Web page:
Data is the asset that’s hatching a new breed of maritime company adept at accessing, blending, commercialising and managing it, and the future belongs to them, explains Marco Ryan.
The maritime industry is not alone in the unprecedented amount of change and disruption lapping at its shores. You only have to look at any conference agenda to see it peppered with talk about digital transformation, disruption, Artificial Intelligence (AI), big data or other buzzwords. But at the same time the industry has not been forced to change at the same pace as some of the other industries such as Financial Services, Travel or Telecommunication.
In other industries, such as mobility or travel, start-ups like Uber or AirBnB, have been particularly disruptive because they have taken advantage of an asset light model, which when combined with mass market reach, have reduced the barriers to entry.
This has driven an unprecedented pace to scale that most ‘traditional’ maritime companies have not been able to respond to. In addition, these newcomers often play by different rules.
They have a ‘seek forgiveness not permission’ approach to flaunting regulations allowing them to drive market penetration at pace, only responding to legal action afterwards to clear up the debris of the change they have created.
The marine industry had until recently therefore, a degree of inbuilt protection. Two major factors have now begun to erode this barrier, and as a result the industry is poised for a massive transformation.
The first of these is the ease with which data can be created and shared—which is achieved through a combination of low cost sensors, cloud technology and low-cost connectivity.
The second is the degree to which this data, combined with AI, can be used to drive new insights, revenue streams and opportunities, often in the unregulated part of the industry but increasingly also touching on the regulated areas.
The value of data is something that the industry is still waking up to and in this early stage of awareness it often confuses volumes of data, data ownership and the use of data as proxies or measures of value.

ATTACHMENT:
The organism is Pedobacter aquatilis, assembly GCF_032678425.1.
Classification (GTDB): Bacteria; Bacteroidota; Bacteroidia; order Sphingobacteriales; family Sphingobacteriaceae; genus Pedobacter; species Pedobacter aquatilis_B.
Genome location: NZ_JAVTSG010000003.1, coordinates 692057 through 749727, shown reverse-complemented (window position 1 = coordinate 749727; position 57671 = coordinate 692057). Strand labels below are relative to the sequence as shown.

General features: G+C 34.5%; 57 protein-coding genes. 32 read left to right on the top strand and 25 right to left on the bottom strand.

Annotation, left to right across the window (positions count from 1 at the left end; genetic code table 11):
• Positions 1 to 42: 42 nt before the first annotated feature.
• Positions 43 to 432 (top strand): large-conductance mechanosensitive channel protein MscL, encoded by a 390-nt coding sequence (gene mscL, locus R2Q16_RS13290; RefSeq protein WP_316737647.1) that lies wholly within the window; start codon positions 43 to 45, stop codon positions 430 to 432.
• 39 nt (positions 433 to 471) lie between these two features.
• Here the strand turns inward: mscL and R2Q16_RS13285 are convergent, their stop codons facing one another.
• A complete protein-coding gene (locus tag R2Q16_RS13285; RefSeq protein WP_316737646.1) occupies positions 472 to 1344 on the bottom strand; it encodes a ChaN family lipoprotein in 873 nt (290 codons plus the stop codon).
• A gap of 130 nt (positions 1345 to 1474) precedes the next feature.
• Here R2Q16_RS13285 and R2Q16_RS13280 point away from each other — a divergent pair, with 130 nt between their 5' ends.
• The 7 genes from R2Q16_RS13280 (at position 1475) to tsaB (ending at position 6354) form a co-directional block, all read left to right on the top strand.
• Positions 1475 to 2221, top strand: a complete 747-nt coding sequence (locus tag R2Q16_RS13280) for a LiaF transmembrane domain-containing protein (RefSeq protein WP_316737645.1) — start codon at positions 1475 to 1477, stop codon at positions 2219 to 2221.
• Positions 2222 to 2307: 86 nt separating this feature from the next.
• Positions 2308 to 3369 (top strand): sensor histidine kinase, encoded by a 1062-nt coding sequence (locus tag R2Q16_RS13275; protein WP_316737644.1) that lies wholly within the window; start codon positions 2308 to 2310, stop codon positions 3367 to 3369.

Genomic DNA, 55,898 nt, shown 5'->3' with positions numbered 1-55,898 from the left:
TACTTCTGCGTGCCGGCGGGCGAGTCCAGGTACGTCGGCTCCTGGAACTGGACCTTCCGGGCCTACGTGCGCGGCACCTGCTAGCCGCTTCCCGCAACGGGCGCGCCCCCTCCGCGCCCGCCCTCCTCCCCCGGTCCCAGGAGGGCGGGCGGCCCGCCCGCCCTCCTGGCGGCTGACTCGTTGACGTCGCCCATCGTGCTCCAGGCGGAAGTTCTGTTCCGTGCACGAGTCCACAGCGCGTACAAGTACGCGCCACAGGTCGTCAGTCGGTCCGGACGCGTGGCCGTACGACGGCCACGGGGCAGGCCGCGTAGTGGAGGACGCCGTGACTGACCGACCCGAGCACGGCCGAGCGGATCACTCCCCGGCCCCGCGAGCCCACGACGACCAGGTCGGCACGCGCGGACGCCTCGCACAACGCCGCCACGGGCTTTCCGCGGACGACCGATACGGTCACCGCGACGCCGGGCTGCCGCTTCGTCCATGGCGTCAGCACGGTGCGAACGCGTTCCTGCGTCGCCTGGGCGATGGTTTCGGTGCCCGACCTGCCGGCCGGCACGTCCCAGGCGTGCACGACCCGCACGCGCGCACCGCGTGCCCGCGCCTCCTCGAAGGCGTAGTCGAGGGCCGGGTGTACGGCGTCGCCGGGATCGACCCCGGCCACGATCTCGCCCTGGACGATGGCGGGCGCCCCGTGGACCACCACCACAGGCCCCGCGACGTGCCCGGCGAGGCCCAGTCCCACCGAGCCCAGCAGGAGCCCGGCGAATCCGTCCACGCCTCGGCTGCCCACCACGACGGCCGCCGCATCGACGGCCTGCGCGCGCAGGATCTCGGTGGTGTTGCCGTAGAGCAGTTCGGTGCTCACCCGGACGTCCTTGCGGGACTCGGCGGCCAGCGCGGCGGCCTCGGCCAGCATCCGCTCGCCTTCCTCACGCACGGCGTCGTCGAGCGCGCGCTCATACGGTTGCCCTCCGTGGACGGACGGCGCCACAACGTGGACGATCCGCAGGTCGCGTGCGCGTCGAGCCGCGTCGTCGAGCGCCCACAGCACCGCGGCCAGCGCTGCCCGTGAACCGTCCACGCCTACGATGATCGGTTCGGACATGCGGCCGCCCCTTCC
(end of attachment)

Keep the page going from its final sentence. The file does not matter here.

The volume of data available now is unrivalled. Low costs sensors, the Internet of Things (IoT), and online data sources provide a volume and richness of data that is unprecedented. When these different sources are mixed together—the structured sources such as data in databases, and the unstructured sources such as social media data, reviews, and comments—we end up with big data.
The growth in AI algorithms, combined with cloud-based, affordable processing power, means that suddenly the volume of data no longer presents a technical or storage challenge. Complex data sets—whether structured, unstructured or big data—are not a barrier to gaining insight. Indeed, it is the very extent and richness of these massive data sets that can provide a level of accuracy and insight simply impossible for the human mind to process.
So if it is not the volume of data that drives economic value, is it the ownership of that data which holds the key to future value?
Many organisations seem to be obsessed by who owns the data, as if ownership conferred some kind of short-cut to a new revenue source.
Whilst there is of course a link between ownership and the legal right to use that information for commercial gain, very few organisations in the maritime industry have yet to demonstrate the direct linkage. Indeed, there is a considerable cost to owning data.
Historically that cost was storage related, but the cloud infrastructure has largely commoditised this. Today the cost is much more about the legal implications of holding data and protecting it, rather than in its use. New regulations, of which the GDPR is a good example, can impose massive financial penalties on organisations that fail to meet data storage, archiving and security requirements.
Nor is data always ‘clean data’. Missing fields, spelling mistakes, incorrect data entry, the wrong time stamps, language or protocol can all require remedial action if the data is to have a value. That costs money, sometimes to the extent that really large data-sets become simply uneconomic to maintain.